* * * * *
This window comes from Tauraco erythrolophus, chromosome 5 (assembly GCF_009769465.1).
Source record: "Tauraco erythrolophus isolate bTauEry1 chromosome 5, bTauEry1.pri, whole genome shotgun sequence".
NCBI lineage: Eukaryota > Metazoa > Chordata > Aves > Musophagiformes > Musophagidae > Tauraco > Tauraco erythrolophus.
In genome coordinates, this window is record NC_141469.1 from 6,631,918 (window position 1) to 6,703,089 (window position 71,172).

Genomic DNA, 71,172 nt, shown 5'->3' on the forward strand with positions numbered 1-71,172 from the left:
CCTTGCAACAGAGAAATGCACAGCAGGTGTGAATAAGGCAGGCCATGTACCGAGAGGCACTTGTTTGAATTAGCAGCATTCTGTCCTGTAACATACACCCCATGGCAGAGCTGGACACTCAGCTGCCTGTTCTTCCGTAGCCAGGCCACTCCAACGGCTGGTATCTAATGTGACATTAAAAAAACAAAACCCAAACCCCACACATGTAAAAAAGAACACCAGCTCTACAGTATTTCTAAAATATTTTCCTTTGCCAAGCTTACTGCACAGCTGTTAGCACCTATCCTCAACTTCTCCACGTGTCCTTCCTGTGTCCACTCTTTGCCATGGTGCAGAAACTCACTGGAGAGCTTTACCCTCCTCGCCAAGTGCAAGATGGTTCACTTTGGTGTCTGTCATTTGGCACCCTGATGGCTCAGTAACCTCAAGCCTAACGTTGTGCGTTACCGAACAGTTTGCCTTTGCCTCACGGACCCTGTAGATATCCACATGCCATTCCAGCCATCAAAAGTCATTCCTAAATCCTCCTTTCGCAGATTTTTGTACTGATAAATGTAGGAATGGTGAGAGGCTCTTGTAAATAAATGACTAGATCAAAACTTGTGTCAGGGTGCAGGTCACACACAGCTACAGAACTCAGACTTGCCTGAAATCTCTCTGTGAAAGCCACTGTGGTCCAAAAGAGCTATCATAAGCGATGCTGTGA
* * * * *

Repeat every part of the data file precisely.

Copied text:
This window comes from Tauraco erythrolophus, chromosome 5 (assembly GCF_009769465.1).
Source record: "Tauraco erythrolophus isolate bTauEry1 chromosome 5, bTauEry1.pri, whole genome shotgun sequence".
NCBI lineage: Eukaryota > Metazoa > Chordata > Aves > Musophagiformes > Musophagidae > Tauraco > Tauraco erythrolophus.
In genome coordinates, this window is record NC_141469.1 from 6,631,918 (window position 1) to 6,703,089 (window position 71,172).

Genomic DNA, 71,172 nt, shown 5'->3' on the forward strand with positions numbered 1-71,172 from the left:
CCTTGCAACAGAGAAATGCACAGCAGGTGTGAATAAGGCAGGCCATGTACCGAGAGGCACTTGTTTGAATTAGCAGCATTCTGTCCTGTAACATACACCCCATGGCAGAGCTGGACACTCAGCTGCCTGTTCTTCCGTAGCCAGGCCACTCCAACGGCTGGTATCTAATGTGACATTAAAAAAACAAAACCCAAACCCCACACATGTAAAAAAGAACACCAGCTCTACAGTATTTCTAAAATATTTTCCTTTGCCAAGCTTACTGCACAGCTGTTAGCACCTATCCTCAACTTCTCCACGTGTCCTTCCTGTGTCCACTCTTTGCCATGGTGCAGAAACTCACTGGAGAGCTTTACCCTCCTCGCCAAGTGCAAGATGGTTCACTTTGGTGTCTGTCATTTGGCACCCTGATGGCTCAGTAACCTCAAGCCTAACGTTGTGCGTTACCGAACAGTTTGCCTTTGCCTCACGGACCCTGTAGATATCCACATGCCATTCCAGCCATCAAAAGTCATTCCTAAATCCTCCTTTCGCAGATTTTTGTACTGATAAATGTAGGAATGGTGAGAGGCTCTTGTAAATAAATGACTAGATCAAAACTTGTGTCAGGGTGCAGGTCACACACAGCTACAGAACTCAGACTTGCCTGAAATCTCTCTGTGAAAGCCACTGTGGTCCAAAAGAGCTATCATAAGCGATGCTGTGA